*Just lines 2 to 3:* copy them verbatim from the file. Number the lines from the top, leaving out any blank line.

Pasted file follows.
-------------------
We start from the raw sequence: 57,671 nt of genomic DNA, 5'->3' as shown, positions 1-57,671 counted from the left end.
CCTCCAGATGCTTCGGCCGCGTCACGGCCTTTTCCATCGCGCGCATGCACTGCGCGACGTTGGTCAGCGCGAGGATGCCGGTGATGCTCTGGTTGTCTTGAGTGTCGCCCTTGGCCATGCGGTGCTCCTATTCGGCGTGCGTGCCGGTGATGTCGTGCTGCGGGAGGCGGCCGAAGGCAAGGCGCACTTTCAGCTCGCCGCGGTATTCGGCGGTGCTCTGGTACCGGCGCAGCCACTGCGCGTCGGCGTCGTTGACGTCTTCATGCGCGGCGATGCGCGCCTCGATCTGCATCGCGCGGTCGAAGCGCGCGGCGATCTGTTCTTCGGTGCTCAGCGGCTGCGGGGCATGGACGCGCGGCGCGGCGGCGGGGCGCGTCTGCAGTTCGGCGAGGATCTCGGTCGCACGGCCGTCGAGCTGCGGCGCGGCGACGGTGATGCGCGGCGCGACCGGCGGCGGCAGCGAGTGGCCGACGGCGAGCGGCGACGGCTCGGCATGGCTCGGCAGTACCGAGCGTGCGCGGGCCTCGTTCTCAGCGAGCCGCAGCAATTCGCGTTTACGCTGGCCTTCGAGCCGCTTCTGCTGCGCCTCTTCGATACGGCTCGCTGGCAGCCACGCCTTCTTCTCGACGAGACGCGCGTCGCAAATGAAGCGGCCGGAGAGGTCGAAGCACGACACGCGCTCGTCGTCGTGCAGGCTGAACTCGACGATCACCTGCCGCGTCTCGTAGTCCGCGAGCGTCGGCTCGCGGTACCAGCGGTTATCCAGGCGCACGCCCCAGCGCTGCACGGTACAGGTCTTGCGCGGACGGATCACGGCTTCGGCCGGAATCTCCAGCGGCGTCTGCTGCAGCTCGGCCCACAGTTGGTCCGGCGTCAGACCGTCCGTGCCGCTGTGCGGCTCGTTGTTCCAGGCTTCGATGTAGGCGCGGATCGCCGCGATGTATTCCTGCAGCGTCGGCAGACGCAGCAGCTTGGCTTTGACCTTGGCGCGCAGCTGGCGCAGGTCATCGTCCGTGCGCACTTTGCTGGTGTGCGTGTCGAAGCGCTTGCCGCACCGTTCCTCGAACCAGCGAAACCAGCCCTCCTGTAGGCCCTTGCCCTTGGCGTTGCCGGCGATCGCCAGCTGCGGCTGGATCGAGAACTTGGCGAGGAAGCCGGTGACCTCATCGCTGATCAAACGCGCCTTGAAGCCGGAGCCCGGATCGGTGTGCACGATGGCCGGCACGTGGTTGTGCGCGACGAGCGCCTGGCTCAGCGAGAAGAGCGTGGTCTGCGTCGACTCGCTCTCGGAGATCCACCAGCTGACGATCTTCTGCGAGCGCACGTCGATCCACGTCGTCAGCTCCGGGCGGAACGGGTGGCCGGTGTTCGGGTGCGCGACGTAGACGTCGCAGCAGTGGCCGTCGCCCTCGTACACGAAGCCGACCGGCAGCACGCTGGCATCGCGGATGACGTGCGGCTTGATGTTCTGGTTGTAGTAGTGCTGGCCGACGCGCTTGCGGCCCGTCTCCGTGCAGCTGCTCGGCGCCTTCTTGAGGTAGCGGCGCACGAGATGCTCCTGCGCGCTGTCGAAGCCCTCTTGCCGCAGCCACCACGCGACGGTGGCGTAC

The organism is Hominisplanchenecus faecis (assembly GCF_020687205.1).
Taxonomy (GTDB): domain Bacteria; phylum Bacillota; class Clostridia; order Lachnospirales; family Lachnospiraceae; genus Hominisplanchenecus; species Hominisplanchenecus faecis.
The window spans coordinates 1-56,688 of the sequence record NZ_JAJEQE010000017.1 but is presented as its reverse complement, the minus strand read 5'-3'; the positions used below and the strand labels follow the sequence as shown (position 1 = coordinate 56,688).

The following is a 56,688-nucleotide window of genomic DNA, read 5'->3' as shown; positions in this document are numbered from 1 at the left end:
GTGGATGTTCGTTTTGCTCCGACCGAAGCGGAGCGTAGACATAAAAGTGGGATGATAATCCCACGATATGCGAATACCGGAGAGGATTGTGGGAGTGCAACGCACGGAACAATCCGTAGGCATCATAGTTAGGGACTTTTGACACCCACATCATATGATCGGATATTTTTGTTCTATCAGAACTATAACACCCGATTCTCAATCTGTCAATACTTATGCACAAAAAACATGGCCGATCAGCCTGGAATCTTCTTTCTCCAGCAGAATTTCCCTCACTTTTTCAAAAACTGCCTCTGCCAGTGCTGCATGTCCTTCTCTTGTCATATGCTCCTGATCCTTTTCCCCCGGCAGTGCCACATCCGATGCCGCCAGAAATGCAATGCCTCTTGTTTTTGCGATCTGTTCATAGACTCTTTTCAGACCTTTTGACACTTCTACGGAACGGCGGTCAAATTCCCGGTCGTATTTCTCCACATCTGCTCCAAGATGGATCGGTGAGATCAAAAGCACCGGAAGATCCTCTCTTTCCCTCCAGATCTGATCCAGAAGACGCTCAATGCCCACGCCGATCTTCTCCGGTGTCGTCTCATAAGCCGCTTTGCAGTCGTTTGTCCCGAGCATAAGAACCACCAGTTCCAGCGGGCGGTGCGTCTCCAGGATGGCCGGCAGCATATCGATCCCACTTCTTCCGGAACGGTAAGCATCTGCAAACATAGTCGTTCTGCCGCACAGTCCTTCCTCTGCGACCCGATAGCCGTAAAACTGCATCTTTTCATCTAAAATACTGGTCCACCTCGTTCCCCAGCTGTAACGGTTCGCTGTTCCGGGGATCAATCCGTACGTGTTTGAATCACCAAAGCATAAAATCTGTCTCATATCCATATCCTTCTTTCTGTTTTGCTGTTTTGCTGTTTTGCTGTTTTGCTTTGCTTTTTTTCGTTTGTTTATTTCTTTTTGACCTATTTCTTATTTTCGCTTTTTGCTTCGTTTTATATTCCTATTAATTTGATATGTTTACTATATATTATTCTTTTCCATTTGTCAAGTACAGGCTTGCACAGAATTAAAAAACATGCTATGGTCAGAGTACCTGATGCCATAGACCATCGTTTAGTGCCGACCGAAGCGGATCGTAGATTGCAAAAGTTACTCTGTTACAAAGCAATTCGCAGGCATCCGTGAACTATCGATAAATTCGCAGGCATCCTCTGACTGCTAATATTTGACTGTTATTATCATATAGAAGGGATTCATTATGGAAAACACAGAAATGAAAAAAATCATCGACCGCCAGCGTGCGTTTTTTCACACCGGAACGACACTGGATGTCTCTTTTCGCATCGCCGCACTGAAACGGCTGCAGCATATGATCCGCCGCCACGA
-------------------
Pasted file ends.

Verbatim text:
CCTCCAGATGCTTCGGCCGCGTCACGGCCTTTTCCATCGCGCGCATGCACTGCGCGACGTTGGTCAGCGCGAGGATGCCGGTGATGCTCTGGTTGTCTTGAGTGTCGCCCTTGGCCATGCGGTGCTCCTATTCGGCGTGCGTGCCGGTGATGTCGTGCTGCGGGAGGCGGCCGAAGGCAAGGCGCACTTTCAGCTCGCCGCGGTATTCGGCGGTGCTCTGGTACCGGCGCAGCCACTGCGCGTCGGCGTCGTTGACGTCTTCATGCGCGGCGATGCGCGCCTCGATCTGCATCGCGCGGTCGAAGCGCGCGGCGATCTGTTCTTCGGTGCTCAGCGGCTGCGGGGCATGGACGCGCGGCGCGGCGGCGGGGCGCGTCTGCAGTTCGGCGAGGATCTCGGTCGCACGGCCGTCGAGCTGCGGCGCGGCGACGGTGATGCGCGGCGCGACCGGCGGCGGCAGCGAGTGGCCGACGGCGAGCGGCGACGGCTCGGCATGGCTCGGCAGTACCGAGCGTGCGCGGGCCTCGTTCTCAGCGAGCCGCAGCAATTCGCGTTTACGCTGGCCTTCGAGCCGCTTCTGCTGCGCCTCTTCGATACGGCTCGCTGGCAGCCACGCCTTCTTCTCGACGAGACGCGCGTCGCAAATGAAGCGGCCGGAGAGGTCGAAGCACGACACGCGCTCGTCGTCGTGCAGGCTGAACTCGACGATCACCTGCCGCGTCTCGTAGTCCGCGAGCGTCGGCTCGCGGTACCAGCGGTTATCCAGGCGCACGCCCCAGCGCTGCACGGTACAGGTCTTGCGCGGACGGATCACGGCTTCGGCCGGAATCTCCAGCGGCGTCTGCTGCAGCTCGGCCCACAGTTGGTCCGGCGTCAGACCGTCCGTGCCGCTGTGCGGCTCGTTGTTCCAGGCTTCGATGTAGGCGCGGATCGCCGCGATGTATTCCTGCAGCGTCGGCAGACGCAGCAGCTTGGCTTTGACCTTGGCGCGCAGCTGGCGCAGGTCATCGTCCGTGCGCACTTTGCTGGTGTGCGTGTCGAAGCGCTTGCCGCACCGTTCCTCGAACCAGCGAAACCAGCCCTCCTGTAGGCCCTTGCCCTTGGCGTTGCCGGCGATCGCCAGCTGCGGCTGGATCGAGAACTTGGCGAGGAAGCCGGTGACCTCATCGCTGATCAAACGCGCCTTGAAGCCGGAGCCCGGATCGGTGTGCACGATGGCCGGCACGTGGTTGTGCGCGACGAGCGCCTGGCTCAGCGAGAAGAGCGTGGTCTGCGTCGACTCGCTCTCGGAGATCCACCAGCTGACGATCTTCTGCGAGCGCACGTCGATCCACGTCGTCAGCTCCGGGCGGAACGGGTGGCCGGTGTTCGGGTGCGCGACGTAGACGTCGCAGCAGTGGCCGTCGCCCTCGTACACGAAGCCGACCGGCAGCACGCTGGCATCGCGGATGACGTGCGGCTTGATGTTCTGGTTGTAGTAGTGCTGGCCGACGCGCTTGCGGCCCGTCTCCGTGCAGCTGCTCGGCGCCTTCTTGAGGTAGCGGCGCACGAGATGCTCCTGCGCGCTGTCGAAGCCCTCTTGCCGCAGCCACCACGCGACGGTGGCGTAC

The organism is Hominisplanchenecus faecis (assembly GCF_020687205.1).